Non-suicidal self-injury (NSSI) was thought to be a predominantly female malady and adult males who engage in NSSI in a correctional setting have not yet been well-researched. This study is, therefore, one of a few that explores the phenomenon of NSSI among males who engage in this behavior in a correctional setting. The purpose of this article is to present the demographic and motivational factors of adult males who engage in NSSI in a correctional setting. The sample consisted of 42 adult males incarcerated in three New Mexico Prisons who had a history of NSSI. Of the participants, 40% were Hispanic and 60% were non-Hispanic. Three measures were used in this study: the Deliberate Self-Harm Inventory (DSHI), the Self-Injury Motivational Scale-II (SIMS-II), and a researcher-created demographic questionnaire. The DSHI was used to examine the types of self-harm, as well as the frequency, severity, and duration of each behavior. The SIMS-II explored 36 potential types of motivations or reasons for self-injurious behavior. Fifteen of the 16 forms of NSSI were endorsed by at least one of the participants. The most predominant type of NSSI reported was cutting (93%), followed by head banging (78%), and sticking oneself with sharp objects (71.4%). Ninety-three percent of the participants required medical attention or hospitalization due to NSSI behaviors. Motivational factors associated with cutting were predominantly mood dysregulation, communication, and addictive qualities.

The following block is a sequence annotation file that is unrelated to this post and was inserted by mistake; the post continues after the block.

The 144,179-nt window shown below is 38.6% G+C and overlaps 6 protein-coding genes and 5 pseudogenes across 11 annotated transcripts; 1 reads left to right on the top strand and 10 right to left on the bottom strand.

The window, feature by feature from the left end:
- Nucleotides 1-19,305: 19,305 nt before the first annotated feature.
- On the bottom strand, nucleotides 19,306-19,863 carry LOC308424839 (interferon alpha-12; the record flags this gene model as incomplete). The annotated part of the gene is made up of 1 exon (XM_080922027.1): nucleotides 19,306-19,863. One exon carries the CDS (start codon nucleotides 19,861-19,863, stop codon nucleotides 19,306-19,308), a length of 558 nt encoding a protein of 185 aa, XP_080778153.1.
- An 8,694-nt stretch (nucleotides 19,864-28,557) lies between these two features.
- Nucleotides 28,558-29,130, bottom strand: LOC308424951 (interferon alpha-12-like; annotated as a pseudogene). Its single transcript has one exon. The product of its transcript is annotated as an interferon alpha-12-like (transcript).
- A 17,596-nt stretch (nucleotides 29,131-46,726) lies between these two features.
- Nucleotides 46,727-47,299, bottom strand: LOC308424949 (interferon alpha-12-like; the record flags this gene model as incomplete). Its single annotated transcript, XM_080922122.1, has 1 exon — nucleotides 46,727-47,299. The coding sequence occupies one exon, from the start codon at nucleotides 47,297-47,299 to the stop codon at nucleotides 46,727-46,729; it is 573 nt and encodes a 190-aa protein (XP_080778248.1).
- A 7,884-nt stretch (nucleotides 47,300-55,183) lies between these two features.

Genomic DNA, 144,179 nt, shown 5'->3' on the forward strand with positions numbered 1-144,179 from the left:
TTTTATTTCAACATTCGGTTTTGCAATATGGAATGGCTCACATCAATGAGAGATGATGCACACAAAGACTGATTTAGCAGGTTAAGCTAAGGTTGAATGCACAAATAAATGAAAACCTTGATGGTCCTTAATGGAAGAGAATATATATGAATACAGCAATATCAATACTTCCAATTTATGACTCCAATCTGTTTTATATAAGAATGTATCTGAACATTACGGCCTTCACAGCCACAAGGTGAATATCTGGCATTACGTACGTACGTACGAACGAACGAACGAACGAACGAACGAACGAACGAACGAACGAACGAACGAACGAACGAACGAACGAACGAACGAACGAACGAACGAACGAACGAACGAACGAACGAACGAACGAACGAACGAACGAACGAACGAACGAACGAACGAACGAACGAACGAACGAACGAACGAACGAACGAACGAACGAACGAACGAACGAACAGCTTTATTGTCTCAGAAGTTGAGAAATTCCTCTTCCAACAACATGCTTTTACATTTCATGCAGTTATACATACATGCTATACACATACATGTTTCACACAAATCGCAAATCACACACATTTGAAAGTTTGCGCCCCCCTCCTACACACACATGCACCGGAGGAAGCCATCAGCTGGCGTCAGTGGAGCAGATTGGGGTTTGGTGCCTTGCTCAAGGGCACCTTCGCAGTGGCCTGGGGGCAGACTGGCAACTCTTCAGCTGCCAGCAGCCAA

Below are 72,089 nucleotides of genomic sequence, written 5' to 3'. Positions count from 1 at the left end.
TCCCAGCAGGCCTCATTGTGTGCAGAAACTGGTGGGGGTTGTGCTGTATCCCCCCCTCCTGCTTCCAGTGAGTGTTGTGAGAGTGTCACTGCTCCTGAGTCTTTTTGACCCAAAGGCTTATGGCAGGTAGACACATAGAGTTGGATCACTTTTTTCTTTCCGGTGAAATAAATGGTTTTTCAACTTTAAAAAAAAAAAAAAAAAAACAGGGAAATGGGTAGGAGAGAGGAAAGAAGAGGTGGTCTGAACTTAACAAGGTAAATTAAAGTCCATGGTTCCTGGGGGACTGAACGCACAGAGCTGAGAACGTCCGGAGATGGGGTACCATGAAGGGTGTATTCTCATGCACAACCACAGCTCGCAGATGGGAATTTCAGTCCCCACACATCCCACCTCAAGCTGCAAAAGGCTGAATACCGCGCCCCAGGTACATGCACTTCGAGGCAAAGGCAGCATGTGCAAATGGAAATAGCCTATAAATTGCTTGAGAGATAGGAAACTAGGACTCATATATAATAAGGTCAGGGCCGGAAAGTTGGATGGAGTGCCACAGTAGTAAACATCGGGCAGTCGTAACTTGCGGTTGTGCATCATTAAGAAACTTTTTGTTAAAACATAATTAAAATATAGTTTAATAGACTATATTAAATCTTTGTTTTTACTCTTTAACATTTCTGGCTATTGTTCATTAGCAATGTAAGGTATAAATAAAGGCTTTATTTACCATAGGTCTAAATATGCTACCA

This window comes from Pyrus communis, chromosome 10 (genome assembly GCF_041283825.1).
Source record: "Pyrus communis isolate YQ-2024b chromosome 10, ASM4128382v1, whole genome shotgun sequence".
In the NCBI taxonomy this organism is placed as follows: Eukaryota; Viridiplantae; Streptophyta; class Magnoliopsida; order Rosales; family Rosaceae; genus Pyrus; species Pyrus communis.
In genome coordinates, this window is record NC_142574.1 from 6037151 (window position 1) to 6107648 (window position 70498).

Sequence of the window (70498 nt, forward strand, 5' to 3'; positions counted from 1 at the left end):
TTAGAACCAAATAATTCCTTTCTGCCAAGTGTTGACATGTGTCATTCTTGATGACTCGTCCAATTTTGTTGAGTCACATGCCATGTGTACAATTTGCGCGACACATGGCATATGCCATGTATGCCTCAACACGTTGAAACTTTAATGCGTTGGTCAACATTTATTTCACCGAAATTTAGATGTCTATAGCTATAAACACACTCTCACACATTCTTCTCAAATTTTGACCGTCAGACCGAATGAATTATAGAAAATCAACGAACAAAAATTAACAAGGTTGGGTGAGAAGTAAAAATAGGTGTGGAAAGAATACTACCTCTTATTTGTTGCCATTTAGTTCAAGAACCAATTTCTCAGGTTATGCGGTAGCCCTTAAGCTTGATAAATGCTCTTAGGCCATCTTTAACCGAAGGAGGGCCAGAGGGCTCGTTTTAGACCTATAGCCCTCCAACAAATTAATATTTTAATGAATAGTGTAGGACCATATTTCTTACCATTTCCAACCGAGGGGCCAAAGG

ASJC Scopus subject areas
- Phychiatric Mental Health